14 For the population of businesses where the ABN unit is not suitable for ABS statistical requirements, the ABS maintains its own units structure through direct contact with businesses. These businesses constitute the ABS Maintained Population. This population consists typically of large, complex and diverse businesses. The new statistical units model described below has been introduced to cover such businesses.
15 Enterprise Group: This is a unit covering all the operations in Australia of one or more legal entities under common ownership and/or control. It covers all the operations in Australia of legal entities which are related in terms of the current Corporations Law (as amended by the Corporations Legislation Amendment Act 1991), including legal entities such as companies, trusts, and partnerships. Majority ownership is not required for control to be exercised.
16 Enterprise: The enterprise is an institutional unit comprising (i) a single legal entity or business entity, or (ii) more than one legal entity or business entity within the same Enterprise Group and in the same institutional subsector (i.e. they are all classified to a single Standard Institutional Sector Classification of Australia subsector).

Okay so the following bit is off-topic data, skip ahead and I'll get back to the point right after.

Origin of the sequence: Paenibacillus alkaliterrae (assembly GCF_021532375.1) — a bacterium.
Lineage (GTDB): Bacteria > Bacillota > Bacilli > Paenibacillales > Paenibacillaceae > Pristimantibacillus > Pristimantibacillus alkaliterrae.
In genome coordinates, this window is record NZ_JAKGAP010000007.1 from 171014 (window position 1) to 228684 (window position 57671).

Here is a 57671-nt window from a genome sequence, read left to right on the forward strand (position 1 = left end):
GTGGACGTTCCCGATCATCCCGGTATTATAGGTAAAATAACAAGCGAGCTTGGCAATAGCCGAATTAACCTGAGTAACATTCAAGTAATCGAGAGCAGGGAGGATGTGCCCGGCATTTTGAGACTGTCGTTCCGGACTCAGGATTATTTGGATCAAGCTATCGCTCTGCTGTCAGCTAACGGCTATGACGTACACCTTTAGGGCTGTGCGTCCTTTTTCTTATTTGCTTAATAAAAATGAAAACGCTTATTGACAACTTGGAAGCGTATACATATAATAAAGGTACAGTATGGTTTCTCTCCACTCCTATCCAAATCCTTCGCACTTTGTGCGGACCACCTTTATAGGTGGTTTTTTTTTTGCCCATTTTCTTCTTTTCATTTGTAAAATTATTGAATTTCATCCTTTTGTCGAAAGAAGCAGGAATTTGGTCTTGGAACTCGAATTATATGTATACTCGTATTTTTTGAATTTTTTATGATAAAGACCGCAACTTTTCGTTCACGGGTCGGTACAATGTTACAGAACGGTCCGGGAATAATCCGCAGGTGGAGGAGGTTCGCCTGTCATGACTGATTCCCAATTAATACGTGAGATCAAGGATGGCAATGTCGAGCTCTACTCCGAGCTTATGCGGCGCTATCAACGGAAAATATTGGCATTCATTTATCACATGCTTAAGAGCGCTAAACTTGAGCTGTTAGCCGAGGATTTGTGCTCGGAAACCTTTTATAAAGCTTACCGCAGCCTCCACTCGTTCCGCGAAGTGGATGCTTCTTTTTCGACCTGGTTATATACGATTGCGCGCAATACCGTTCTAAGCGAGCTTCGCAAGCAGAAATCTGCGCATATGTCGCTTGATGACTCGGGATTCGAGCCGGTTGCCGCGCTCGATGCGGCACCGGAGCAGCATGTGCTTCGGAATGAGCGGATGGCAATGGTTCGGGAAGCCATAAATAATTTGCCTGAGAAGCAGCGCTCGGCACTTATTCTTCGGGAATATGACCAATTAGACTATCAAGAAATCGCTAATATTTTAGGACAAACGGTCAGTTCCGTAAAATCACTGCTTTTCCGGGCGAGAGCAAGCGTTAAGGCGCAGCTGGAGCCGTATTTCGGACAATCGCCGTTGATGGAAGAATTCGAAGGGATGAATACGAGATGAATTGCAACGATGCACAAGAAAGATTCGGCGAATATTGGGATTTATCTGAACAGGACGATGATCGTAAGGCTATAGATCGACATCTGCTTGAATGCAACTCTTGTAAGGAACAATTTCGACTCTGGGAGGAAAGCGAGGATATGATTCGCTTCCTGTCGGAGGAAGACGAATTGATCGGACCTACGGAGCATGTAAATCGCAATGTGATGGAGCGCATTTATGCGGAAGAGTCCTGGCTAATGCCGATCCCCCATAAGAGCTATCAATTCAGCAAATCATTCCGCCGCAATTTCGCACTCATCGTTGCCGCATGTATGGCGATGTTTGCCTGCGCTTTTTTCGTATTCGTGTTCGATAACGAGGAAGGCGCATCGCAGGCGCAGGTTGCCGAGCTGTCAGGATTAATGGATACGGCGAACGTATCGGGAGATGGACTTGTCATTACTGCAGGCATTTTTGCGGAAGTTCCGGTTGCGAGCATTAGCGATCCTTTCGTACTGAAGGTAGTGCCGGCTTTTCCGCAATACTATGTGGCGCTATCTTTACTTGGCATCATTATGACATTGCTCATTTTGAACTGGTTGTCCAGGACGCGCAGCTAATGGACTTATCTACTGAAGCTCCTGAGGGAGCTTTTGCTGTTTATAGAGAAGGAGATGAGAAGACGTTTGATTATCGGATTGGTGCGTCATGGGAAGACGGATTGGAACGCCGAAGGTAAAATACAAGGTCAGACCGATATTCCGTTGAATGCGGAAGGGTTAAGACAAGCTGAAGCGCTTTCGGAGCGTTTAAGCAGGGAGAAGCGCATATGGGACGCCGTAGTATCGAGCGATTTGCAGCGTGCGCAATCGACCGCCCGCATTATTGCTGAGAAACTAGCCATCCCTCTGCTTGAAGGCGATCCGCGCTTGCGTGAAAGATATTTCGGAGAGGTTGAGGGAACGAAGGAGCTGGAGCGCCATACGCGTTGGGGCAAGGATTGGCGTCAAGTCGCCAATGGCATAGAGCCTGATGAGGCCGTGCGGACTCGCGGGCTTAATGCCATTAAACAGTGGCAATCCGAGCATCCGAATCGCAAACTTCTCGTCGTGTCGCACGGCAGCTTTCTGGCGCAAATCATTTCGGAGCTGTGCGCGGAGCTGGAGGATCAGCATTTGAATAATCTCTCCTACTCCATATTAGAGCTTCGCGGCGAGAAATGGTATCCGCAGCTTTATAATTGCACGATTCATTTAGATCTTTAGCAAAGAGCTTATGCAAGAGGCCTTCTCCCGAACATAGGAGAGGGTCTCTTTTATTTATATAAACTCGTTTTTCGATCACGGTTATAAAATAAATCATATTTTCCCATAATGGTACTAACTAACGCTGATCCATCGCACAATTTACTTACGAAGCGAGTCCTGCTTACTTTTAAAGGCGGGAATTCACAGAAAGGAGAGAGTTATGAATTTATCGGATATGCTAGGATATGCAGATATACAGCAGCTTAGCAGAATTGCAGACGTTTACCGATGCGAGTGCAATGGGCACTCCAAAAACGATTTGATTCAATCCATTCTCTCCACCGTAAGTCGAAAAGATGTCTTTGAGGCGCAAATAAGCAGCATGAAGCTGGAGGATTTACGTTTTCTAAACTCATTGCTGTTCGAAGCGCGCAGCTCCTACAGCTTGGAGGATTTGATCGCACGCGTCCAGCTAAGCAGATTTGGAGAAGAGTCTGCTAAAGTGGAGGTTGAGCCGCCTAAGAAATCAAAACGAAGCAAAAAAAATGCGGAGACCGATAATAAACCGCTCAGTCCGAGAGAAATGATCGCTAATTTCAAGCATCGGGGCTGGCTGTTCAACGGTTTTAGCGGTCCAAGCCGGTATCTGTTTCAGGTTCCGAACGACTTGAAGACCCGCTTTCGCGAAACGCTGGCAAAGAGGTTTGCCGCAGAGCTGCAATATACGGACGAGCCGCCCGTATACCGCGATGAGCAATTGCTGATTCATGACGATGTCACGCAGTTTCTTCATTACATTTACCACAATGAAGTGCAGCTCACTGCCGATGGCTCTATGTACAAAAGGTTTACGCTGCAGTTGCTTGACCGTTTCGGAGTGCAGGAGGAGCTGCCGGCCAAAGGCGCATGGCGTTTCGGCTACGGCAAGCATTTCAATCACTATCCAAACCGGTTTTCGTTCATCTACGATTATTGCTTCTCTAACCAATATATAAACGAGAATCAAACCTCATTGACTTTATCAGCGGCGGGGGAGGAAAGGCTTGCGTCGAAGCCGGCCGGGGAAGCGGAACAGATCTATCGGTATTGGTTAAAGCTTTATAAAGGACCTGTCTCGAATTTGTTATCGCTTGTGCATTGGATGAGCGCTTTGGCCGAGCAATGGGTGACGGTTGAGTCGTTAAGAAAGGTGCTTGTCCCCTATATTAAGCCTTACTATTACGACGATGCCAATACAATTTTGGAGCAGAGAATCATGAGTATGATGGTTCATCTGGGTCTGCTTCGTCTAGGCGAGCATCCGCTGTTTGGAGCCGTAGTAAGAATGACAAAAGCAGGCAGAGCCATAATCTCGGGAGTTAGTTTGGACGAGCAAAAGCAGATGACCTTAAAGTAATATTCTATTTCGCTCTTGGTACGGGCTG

17 Type of Activity Unit (TAU): The TAU comprises one or more business entities, sub-entities or branches of a business entity within an Enterprise Group that can report production and employment data for similar economic activities. When a minimum set of data items is available, a TAU is created which covers all the operations within an industry subdivision (and the TAU is classified to the relevant subdivision of the Australian and New Zealand Standard Industrial Classification [ANZSIC]). Where a business cannot supply adequate data for each industry, a TAU is formed which contains activity in more than one industry subdivision.
NOTES ON ESTIMATES
18 Average weekly earnings statistics represent average gross (before tax) earnings of employees and do not relate to average award rates nor to the earnings of the 'average person'. Estimates of average weekly earnings are derived by dividing estimates of weekly total earnings by estimates of number of employees. Changes in the averages may be affected not only by changes in the level of earnings of employees but also by changes in the overall composition of the wage and salary earner segment of the labour force.